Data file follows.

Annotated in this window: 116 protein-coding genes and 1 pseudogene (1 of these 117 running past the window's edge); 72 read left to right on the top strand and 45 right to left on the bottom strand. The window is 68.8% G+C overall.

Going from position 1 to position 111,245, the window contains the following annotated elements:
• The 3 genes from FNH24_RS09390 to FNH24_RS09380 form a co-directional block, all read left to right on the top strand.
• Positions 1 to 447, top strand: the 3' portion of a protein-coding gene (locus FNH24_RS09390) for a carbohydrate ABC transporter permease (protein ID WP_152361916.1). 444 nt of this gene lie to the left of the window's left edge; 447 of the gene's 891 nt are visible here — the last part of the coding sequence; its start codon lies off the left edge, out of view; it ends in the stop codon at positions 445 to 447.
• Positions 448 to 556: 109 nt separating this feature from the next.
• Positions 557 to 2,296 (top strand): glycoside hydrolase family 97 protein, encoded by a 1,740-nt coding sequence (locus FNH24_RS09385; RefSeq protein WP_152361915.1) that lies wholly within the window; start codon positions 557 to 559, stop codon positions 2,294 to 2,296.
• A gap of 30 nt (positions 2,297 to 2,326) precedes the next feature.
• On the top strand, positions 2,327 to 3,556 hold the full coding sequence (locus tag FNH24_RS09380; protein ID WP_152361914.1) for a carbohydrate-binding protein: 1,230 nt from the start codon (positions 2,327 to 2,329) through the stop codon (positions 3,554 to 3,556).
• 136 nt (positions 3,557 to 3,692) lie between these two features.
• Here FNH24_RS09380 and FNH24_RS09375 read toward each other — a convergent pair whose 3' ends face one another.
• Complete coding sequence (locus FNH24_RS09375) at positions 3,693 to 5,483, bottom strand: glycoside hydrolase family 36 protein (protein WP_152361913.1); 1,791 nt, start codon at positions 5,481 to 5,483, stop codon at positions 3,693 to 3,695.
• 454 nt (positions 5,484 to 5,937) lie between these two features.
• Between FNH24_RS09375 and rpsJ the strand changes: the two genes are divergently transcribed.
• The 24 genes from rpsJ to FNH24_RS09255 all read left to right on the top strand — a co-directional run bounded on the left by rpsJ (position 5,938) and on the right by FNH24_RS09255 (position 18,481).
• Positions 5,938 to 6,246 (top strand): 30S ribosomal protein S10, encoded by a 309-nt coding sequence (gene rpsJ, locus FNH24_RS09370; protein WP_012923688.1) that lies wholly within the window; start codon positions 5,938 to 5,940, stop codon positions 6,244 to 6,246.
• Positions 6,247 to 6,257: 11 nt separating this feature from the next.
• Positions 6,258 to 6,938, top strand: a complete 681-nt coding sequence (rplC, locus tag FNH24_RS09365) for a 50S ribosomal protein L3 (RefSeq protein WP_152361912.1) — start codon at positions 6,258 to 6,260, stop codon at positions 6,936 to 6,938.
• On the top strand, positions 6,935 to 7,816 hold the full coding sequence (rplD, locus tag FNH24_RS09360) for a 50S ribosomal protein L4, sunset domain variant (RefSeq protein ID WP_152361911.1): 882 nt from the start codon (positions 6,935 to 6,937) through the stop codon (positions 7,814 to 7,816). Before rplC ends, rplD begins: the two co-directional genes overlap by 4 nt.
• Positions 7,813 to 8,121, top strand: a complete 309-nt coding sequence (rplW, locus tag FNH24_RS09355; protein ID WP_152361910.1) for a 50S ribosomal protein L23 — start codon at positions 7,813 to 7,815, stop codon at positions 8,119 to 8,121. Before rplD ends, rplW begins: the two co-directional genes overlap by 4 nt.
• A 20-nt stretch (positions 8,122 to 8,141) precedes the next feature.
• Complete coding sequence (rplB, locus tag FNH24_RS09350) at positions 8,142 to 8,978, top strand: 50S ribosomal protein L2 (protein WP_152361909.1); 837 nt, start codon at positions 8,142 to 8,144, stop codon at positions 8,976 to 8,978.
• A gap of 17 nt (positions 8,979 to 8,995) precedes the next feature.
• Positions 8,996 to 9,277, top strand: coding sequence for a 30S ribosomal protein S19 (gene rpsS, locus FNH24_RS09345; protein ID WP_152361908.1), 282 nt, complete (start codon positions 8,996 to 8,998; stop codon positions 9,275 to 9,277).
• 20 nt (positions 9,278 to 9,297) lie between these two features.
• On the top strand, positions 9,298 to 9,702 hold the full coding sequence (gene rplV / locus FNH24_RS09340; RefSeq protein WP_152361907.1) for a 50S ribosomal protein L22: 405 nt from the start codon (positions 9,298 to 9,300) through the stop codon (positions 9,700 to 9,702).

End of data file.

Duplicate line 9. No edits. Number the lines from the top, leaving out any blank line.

• 136 nt (positions 3,557 to 3,692) lie between these two features.